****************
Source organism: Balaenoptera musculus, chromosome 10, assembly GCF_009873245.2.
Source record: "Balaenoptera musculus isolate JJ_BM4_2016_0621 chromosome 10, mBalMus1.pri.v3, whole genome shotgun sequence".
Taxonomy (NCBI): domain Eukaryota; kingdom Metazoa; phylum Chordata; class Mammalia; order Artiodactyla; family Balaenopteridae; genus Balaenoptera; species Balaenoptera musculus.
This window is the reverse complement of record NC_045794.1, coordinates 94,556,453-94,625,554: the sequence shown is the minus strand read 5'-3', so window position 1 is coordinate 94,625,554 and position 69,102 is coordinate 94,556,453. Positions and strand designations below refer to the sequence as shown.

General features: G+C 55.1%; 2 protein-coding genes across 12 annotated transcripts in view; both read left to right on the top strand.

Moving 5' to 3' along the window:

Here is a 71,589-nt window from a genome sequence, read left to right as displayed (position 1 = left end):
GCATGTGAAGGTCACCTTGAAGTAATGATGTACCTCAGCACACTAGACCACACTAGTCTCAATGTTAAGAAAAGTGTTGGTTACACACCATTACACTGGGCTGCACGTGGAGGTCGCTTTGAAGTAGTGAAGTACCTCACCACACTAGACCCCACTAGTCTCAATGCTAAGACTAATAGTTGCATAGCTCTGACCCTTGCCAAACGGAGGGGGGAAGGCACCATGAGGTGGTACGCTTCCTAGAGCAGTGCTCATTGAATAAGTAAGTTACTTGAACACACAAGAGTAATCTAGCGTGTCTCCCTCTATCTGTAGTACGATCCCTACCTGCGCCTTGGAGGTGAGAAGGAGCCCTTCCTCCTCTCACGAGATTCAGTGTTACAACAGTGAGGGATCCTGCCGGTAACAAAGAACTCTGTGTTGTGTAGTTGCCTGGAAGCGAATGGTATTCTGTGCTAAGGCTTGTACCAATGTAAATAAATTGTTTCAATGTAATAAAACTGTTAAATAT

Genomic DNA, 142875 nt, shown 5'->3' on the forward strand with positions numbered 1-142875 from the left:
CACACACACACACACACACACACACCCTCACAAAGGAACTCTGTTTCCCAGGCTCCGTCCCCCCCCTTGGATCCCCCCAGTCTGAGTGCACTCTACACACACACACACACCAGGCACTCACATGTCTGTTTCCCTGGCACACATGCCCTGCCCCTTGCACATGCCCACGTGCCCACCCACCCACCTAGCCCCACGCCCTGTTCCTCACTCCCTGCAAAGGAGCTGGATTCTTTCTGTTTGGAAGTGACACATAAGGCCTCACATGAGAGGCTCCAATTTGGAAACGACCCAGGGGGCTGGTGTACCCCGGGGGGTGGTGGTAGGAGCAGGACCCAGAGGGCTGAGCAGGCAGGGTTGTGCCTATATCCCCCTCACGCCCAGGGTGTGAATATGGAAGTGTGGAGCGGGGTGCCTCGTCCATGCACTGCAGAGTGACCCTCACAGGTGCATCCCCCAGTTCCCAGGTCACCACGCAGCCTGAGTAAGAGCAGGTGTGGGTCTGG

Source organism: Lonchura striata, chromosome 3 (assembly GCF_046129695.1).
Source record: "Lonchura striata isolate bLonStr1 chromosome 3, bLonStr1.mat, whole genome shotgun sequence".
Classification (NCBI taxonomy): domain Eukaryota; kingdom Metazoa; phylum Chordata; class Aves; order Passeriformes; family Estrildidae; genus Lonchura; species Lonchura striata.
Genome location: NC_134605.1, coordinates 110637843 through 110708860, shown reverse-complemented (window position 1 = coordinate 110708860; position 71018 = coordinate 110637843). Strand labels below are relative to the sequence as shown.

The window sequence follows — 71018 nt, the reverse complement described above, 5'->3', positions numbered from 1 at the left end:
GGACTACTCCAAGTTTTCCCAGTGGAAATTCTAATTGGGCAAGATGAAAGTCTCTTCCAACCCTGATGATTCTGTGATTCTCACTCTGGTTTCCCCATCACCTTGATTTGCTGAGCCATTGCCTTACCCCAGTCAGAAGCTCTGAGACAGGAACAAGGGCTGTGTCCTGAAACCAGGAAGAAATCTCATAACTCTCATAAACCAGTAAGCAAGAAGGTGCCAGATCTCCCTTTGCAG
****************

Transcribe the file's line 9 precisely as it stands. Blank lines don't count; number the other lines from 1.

Genomic DNA, 142875 nt, shown 5'->3' on the forward strand with positions numbered 1-142875 from the left: